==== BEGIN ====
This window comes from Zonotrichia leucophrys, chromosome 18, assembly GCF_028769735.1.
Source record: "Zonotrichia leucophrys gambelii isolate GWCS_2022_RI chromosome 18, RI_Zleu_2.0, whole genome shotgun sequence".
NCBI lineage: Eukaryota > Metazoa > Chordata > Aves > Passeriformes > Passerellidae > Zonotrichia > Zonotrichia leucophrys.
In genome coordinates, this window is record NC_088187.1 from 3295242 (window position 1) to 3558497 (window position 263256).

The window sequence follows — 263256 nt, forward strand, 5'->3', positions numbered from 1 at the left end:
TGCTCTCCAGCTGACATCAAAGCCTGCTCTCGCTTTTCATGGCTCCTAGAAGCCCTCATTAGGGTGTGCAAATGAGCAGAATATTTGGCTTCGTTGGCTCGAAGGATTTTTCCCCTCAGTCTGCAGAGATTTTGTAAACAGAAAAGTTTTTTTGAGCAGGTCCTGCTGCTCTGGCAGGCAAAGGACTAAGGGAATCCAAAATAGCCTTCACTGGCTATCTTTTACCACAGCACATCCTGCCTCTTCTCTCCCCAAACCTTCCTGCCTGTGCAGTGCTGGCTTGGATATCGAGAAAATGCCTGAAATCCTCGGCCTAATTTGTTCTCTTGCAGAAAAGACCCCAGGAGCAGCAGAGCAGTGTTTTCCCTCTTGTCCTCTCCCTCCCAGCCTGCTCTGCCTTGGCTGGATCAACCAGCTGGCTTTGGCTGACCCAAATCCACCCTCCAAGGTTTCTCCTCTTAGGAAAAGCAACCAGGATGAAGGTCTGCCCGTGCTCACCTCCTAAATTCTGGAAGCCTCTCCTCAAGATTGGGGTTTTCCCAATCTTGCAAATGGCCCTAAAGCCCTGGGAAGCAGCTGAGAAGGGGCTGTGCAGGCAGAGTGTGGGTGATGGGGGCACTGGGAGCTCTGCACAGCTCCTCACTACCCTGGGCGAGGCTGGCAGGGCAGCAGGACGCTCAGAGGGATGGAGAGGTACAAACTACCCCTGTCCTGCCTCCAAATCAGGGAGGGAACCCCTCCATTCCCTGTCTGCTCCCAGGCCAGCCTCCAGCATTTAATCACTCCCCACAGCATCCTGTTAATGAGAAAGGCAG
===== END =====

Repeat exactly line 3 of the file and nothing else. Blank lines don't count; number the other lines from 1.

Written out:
NCBI lineage: Eukaryota > Metazoa > Chordata > Aves > Passeriformes > Passerellidae > Zonotrichia > Zonotrichia leucophrys.